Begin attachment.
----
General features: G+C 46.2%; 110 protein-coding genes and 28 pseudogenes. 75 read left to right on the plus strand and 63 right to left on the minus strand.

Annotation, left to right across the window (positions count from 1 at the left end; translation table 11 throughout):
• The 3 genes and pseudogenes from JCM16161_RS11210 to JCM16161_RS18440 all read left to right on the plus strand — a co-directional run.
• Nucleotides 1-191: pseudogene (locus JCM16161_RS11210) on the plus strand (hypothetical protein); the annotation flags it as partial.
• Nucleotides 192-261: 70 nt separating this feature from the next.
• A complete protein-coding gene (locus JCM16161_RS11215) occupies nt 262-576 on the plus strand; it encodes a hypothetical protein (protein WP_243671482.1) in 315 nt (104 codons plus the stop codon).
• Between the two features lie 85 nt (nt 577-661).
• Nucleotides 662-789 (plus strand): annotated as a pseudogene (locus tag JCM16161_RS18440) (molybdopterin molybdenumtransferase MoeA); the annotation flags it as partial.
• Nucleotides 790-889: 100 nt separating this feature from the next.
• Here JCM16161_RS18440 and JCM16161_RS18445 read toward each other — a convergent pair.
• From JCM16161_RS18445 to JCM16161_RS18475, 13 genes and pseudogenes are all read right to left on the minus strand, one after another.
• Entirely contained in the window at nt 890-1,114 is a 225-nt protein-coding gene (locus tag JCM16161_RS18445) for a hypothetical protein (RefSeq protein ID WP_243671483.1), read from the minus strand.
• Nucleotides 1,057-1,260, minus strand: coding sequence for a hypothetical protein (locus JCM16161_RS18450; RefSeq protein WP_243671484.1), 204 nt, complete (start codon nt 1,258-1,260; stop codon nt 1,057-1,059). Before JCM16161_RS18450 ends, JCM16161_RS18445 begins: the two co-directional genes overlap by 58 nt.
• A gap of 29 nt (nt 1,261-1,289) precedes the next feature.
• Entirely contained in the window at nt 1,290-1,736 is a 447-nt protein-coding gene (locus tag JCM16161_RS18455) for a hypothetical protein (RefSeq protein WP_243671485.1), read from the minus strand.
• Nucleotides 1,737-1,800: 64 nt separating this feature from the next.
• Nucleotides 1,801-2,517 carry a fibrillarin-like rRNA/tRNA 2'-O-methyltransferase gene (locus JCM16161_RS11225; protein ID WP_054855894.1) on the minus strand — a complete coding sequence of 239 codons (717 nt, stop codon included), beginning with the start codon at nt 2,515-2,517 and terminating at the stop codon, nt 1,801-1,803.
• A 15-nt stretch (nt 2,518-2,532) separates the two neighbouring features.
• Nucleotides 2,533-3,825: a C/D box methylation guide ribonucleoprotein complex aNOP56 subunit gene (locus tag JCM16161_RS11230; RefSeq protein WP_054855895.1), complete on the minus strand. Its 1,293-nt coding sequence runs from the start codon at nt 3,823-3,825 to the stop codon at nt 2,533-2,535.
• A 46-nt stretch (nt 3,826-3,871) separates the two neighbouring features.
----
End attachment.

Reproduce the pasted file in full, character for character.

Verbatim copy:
General features: G+C 46.2%; 110 protein-coding genes and 28 pseudogenes. 75 read left to right on the plus strand and 63 right to left on the minus strand.

Annotation, left to right across the window (positions count from 1 at the left end; translation table 11 throughout):
• The 3 genes and pseudogenes from JCM16161_RS11210 to JCM16161_RS18440 all read left to right on the plus strand — a co-directional run.
• Nucleotides 1-191: pseudogene (locus JCM16161_RS11210) on the plus strand (hypothetical protein); the annotation flags it as partial.
• Nucleotides 192-261: 70 nt separating this feature from the next.
• A complete protein-coding gene (locus JCM16161_RS11215) occupies nt 262-576 on the plus strand; it encodes a hypothetical protein (protein WP_243671482.1) in 315 nt (104 codons plus the stop codon).
• Between the two features lie 85 nt (nt 577-661).
• Nucleotides 662-789 (plus strand): annotated as a pseudogene (locus tag JCM16161_RS18440) (molybdopterin molybdenumtransferase MoeA); the annotation flags it as partial.
• Nucleotides 790-889: 100 nt separating this feature from the next.
• Here JCM16161_RS18440 and JCM16161_RS18445 read toward each other — a convergent pair.
• From JCM16161_RS18445 to JCM16161_RS18475, 13 genes and pseudogenes are all read right to left on the minus strand, one after another.
• Entirely contained in the window at nt 890-1,114 is a 225-nt protein-coding gene (locus tag JCM16161_RS18445) for a hypothetical protein (RefSeq protein ID WP_243671483.1), read from the minus strand.
• Nucleotides 1,057-1,260, minus strand: coding sequence for a hypothetical protein (locus JCM16161_RS18450; RefSeq protein WP_243671484.1), 204 nt, complete (start codon nt 1,258-1,260; stop codon nt 1,057-1,059). Before JCM16161_RS18450 ends, JCM16161_RS18445 begins: the two co-directional genes overlap by 58 nt.
• A gap of 29 nt (nt 1,261-1,289) precedes the next feature.
• Entirely contained in the window at nt 1,290-1,736 is a 447-nt protein-coding gene (locus tag JCM16161_RS18455) for a hypothetical protein (RefSeq protein WP_243671485.1), read from the minus strand.
• Nucleotides 1,737-1,800: 64 nt separating this feature from the next.
• Nucleotides 1,801-2,517 carry a fibrillarin-like rRNA/tRNA 2'-O-methyltransferase gene (locus JCM16161_RS11225; protein ID WP_054855894.1) on the minus strand — a complete coding sequence of 239 codons (717 nt, stop codon included), beginning with the start codon at nt 2,515-2,517 and terminating at the stop codon, nt 1,801-1,803.
• A 15-nt stretch (nt 2,518-2,532) separates the two neighbouring features.
• Nucleotides 2,533-3,825: a C/D box methylation guide ribonucleoprotein complex aNOP56 subunit gene (locus tag JCM16161_RS11230; RefSeq protein WP_054855895.1), complete on the minus strand. Its 1,293-nt coding sequence runs from the start codon at nt 3,823-3,825 to the stop codon at nt 2,533-2,535.
• A 46-nt stretch (nt 3,826-3,871) separates the two neighbouring features.